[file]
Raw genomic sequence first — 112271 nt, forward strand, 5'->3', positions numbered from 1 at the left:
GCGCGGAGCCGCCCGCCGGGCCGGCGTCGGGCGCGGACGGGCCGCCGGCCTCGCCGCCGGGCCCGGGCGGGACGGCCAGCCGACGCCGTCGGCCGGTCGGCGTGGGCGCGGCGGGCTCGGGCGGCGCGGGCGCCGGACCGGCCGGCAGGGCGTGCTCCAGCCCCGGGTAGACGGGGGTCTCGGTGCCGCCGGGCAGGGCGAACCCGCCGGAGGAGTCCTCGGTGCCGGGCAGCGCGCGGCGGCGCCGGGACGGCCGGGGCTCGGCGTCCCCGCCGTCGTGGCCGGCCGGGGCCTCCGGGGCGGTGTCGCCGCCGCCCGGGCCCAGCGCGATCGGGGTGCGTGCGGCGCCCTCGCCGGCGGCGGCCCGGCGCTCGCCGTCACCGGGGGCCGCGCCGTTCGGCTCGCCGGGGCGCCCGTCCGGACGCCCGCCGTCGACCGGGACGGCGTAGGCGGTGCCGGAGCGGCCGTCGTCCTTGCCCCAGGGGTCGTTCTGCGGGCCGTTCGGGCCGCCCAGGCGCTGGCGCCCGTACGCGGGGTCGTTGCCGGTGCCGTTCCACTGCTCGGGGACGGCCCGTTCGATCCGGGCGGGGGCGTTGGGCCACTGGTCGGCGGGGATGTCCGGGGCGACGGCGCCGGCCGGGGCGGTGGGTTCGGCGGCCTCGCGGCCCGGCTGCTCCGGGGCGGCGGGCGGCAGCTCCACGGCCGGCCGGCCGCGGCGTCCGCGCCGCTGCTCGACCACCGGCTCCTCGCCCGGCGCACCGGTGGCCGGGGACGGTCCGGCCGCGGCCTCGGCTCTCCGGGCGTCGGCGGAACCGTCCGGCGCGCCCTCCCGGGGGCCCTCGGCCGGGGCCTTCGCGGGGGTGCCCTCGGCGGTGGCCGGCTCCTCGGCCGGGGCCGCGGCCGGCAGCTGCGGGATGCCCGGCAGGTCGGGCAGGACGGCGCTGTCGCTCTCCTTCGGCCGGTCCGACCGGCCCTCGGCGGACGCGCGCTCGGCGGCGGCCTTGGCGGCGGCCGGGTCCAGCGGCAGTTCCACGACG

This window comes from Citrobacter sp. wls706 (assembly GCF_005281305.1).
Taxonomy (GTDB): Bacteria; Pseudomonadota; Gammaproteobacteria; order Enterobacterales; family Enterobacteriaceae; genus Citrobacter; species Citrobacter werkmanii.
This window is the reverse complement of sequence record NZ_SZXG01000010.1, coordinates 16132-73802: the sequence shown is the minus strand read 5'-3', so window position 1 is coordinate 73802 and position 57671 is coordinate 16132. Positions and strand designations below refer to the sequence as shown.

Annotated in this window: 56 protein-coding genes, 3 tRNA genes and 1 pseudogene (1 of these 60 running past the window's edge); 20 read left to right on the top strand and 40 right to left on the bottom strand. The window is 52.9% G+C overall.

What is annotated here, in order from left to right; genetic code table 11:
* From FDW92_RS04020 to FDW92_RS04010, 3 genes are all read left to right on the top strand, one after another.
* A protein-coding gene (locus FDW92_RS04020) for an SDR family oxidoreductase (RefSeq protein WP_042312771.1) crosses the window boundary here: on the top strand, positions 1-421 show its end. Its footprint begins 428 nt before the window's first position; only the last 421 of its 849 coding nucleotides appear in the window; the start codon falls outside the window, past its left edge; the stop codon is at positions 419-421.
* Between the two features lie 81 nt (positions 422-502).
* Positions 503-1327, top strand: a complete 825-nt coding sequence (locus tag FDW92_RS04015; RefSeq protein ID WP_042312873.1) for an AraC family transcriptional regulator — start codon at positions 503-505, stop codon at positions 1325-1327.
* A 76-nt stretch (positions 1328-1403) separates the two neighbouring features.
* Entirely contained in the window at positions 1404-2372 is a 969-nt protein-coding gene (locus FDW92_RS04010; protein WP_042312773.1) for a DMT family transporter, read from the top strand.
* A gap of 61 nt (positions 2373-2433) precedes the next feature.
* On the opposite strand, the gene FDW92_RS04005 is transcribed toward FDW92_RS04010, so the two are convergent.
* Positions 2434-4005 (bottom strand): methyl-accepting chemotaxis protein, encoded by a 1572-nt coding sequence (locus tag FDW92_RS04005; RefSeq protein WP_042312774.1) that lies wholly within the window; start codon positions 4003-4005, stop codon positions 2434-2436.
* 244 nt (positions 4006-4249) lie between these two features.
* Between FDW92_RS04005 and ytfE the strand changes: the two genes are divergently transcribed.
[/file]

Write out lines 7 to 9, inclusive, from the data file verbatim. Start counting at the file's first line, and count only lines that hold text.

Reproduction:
What is annotated here, in order from left to right; genetic code table 11:
* From FDW92_RS04020 to FDW92_RS04010, 3 genes are all read left to right on the top strand, one after another.
* A protein-coding gene (locus FDW92_RS04020) for an SDR family oxidoreductase (RefSeq protein WP_042312771.1) crosses the window boundary here: on the top strand, positions 1-421 show its end. Its footprint begins 428 nt before the window's first position; only the last 421 of its 849 coding nucleotides appear in the window; the start codon falls outside the window, past its left edge; the stop codon is at positions 419-421.